Keef Hartley Band - Halfbreed (CD)

Genre:

CD

Style:

Bluesrock

Label:

Walhalla

Format:

CD


Regular price €9,90

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Original release 1969
Re-issue 2003 Walhalla Records

Track Listings

1. Sacked Introducing Hearts and Flowers/Confusion Theme/The Halfbreed
2. Born to Die
3. Sinnin' for You
4. Leaving Trunk
5. Just to Cry
6. Too Much Thinking
7. Leave It 'Til the Morning
8. Think It over/Too Much to Take

Following his break away from John Mayall, Keef Hartley looked rockwards and saw it was all good. A prominent and important figure in the British Blues explosion Hartley stamped his individuality all over the albums he would release as the Keef Hartley Band. Halfbreed(1969) is, along with Battle of North West Six, one of the best albums Hartley would release either as a sidesman or as group leader and it presents Keef's fresh approach to British blues rock.

With Miller Anderson's voice, they release the fantastic album, Halfbreed, recorded in three days, with a funny introduction where you can hear John Mayall's conversation with Keef, when he tells him he's out of Bluesbreakers band. The track is appropiately named Sacked. :)

In the album, Halfbreed, there's a horn section to enrich their sound (mainly Hartley former bandmates in John Mayall band):

        Henry Lowther (trumpet, violin)
        Harry Beckett (trumpet)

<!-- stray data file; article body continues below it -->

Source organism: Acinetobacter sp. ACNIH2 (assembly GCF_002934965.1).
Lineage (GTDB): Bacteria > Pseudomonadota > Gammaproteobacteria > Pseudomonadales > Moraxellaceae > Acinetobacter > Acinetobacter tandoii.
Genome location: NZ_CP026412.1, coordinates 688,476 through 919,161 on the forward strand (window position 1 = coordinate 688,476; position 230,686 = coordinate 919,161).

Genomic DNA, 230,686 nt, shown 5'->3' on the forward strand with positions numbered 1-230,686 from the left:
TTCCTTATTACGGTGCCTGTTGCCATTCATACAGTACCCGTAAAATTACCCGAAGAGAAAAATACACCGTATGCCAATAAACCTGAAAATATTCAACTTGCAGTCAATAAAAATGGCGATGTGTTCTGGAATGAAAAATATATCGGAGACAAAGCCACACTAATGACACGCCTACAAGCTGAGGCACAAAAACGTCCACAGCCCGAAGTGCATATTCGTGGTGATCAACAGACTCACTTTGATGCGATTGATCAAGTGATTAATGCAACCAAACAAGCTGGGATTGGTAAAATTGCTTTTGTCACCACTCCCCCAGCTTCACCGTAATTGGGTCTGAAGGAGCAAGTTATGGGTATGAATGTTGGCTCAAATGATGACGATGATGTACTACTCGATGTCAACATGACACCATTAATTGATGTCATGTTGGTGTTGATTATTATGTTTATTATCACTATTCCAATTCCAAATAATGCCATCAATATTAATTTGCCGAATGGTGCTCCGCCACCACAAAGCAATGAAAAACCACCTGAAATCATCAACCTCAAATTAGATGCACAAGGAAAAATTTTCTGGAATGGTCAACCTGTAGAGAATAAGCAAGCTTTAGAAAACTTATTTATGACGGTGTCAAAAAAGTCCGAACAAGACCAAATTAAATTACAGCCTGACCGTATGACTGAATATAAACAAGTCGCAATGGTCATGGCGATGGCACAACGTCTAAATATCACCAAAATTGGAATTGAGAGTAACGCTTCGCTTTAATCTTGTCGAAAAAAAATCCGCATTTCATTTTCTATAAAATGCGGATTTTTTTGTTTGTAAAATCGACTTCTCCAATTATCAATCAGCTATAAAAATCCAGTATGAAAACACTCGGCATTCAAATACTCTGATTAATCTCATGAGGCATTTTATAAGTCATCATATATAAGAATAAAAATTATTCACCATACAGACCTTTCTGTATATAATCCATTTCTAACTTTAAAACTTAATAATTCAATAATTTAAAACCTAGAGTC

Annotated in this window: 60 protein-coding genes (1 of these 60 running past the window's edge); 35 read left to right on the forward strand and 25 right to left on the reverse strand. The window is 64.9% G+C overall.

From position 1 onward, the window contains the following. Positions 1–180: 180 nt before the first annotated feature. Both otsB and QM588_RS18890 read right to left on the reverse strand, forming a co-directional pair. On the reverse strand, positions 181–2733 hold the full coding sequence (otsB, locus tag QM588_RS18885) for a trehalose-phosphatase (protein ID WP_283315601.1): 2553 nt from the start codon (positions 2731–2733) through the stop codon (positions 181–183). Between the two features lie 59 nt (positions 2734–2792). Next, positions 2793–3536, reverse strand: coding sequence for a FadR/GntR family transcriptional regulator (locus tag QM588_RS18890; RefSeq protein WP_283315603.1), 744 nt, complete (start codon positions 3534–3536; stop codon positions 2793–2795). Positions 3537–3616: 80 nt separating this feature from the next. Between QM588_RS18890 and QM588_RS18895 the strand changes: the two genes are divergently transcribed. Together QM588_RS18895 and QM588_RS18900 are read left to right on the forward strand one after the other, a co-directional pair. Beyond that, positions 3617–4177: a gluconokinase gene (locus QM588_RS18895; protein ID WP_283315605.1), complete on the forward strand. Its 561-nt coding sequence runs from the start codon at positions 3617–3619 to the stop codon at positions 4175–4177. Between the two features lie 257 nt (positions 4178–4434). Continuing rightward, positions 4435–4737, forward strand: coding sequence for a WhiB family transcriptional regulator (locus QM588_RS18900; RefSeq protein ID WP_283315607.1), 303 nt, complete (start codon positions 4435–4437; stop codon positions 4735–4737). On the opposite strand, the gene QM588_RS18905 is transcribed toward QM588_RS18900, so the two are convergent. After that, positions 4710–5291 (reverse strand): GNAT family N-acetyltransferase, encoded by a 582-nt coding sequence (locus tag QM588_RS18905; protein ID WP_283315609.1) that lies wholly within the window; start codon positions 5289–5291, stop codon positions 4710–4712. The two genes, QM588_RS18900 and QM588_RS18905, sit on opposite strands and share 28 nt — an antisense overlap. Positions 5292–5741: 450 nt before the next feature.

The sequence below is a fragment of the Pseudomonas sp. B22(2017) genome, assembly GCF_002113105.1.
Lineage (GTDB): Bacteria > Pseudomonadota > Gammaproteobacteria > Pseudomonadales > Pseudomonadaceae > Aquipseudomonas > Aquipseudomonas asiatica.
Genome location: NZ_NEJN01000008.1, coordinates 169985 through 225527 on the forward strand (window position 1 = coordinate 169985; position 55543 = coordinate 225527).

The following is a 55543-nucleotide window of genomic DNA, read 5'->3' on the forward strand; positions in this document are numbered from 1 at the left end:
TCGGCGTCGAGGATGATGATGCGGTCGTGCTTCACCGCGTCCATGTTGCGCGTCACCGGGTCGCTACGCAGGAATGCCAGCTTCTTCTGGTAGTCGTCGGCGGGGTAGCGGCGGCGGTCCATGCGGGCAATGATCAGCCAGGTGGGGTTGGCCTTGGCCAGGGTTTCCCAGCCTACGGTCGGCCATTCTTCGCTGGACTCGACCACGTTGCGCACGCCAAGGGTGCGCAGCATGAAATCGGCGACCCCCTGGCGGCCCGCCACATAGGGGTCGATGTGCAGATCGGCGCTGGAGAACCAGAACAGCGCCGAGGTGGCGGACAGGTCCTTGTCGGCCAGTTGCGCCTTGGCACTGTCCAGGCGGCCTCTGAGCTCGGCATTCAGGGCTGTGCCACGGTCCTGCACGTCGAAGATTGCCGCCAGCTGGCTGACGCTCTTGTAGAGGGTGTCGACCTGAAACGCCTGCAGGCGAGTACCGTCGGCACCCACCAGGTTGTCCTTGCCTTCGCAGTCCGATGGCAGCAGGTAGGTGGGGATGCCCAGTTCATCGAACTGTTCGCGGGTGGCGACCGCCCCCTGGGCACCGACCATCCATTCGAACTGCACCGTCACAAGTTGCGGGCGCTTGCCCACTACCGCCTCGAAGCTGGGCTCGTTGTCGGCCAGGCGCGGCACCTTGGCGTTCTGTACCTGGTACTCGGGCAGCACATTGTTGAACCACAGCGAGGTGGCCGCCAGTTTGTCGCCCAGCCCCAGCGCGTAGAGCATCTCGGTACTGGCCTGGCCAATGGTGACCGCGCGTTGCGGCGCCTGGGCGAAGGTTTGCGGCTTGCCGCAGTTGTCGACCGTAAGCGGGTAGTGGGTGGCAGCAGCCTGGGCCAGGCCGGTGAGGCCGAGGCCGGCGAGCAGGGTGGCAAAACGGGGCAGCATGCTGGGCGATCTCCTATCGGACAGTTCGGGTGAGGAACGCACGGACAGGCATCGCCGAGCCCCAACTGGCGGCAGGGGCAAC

Lyn Dobson (tenor sax, flute)
        Chris Mercer (tenor sax)

Once Spit James leaves the band, Miller Anderson takes the guitar role completely. New changes leave the lineup as follows:

Miller Anderson (guitar, vocals)
Gary Thain (bass)
Henry Lowther (trumpet, violin)
Jimmy Jewell (sax)
Keef Hartley (drums)

Best English blues album ever -- in my opinion, anyway :), August 17, 2004

Reviewer: R. Lindeboom theboomer (Cambria, CA USA)
The Keef Hartley Band's ''Halfbreed'' is arguably the best English blues album ever recorded. Having just been fired from the drum kit in John Mayall's Bluebreakers -- Keef Hartley took with him seemingly the entire horn section of the Bluebreakers who had just recorded the great ''Crusade'' album. Joining them was Gary Thain on bass (who would later show up on Uriah Heep's best efforts like ''Demons & Wizards'' and ''Look At Yourself.''), along with Spit James and Miller Anderson on guitars. Two incredably talented guitarists whose work on cuts like ''Born To Die'' is as good as any work by better known guitarists, such as Clapton, Beck, Peter Green, etc. These guys were incredible. Miller Anderson also had a voice that was born to sing the blues -- it is an incredibly expressive voice that carries so much strength, emotion and tenderness (when needed) that few singers are his equal. To fill it all out, Peter Dines was on piano and the Hammond B3 organ to give that fat sound that only a B3 can bring to the blues. Gorgeous stuff. Brash stuff. Blistering stuff. It's all here. Their version of ''Leavin' Trunk'' will peel the paint off the walls and the aforementioned ''Born To Die'' would easily make any Best 10 Cuts of English Blues albums that were really worth their salt. This album was, for me, in 1969 when it was released, the high-water mark of English Blues. These guys were incredible. Today, my son listens to it and tells me that it's one of the best albums he's ever heard -- it is. If you can find a copy, don't pass it up.